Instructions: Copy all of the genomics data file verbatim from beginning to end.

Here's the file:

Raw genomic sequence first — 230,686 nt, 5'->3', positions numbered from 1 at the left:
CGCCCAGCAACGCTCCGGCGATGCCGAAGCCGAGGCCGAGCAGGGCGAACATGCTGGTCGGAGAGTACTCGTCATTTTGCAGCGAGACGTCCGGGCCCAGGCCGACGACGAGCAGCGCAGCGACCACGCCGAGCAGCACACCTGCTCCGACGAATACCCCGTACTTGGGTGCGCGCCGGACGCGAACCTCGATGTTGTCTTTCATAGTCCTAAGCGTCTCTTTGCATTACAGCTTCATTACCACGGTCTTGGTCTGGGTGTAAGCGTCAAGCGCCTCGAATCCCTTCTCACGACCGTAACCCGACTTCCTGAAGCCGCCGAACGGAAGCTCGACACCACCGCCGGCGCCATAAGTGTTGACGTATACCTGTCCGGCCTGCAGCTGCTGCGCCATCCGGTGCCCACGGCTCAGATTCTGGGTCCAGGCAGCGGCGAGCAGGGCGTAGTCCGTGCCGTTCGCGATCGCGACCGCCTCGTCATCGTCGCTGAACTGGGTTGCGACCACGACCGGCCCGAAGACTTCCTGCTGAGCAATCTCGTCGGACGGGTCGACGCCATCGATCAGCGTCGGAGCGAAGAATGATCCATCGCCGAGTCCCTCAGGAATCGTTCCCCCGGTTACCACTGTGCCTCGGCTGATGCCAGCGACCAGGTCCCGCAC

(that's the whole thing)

Raw genomic sequence first — 230,686 nt, 5'->3', positions numbered from 1 at the left:
CGCCCAGCAACGCTCCGGCGATGCCGAAGCCGAGGCCGAGCAGGGCGAACATGCTGGTCGGAGAGTACTCGTCATTTTGCAGCGAGACGTCCGGGCCCAGGCCGACGACGAGCAGCGCAGCGACCACGCCGAGCAGCACACCTGCTCCGACGAATACCCCGTACTTGGGTGCGCGCCGGACGCGAACCTCGATGTTGTCTTTCATAGTCCTAAGCGTCTCTTTGCATTACAGCTTCATTACCACGGTCTTGGTCTGGGTGTAAGCGTCAAGCGCCTCGAATCCCTTCTCACGACCGTAACCCGACTTCCTGAAGCCGCCGAACGGAAGCTCGACACCACCGCCGGCGCCATAAGTGTTGACGTATACCTGTCCGGCCTGCAGCTGCTGCGCCATCCGGTGCCCACGGCTCAGATTCTGGGTCCAGGCAGCGGCGAGCAGGGCGTAGTCCGTGCCGTTCGCGATCGCGACCGCCTCGTCATCGTCGCTGAACTGGGTTGCGACCACGACCGGCCCGAAGACTTCCTGCTGAGCAATCTCGTCGGACGGGTCGACGCCATCGATCAGCGTCGGAGCGAAGAATGATCCATCGCCGAGTCCCTCAGGAATCGTTCCCCCGGTTACCACTGTGCCTCGGCTGATGCCAGCGACCAGGTCCCGCAC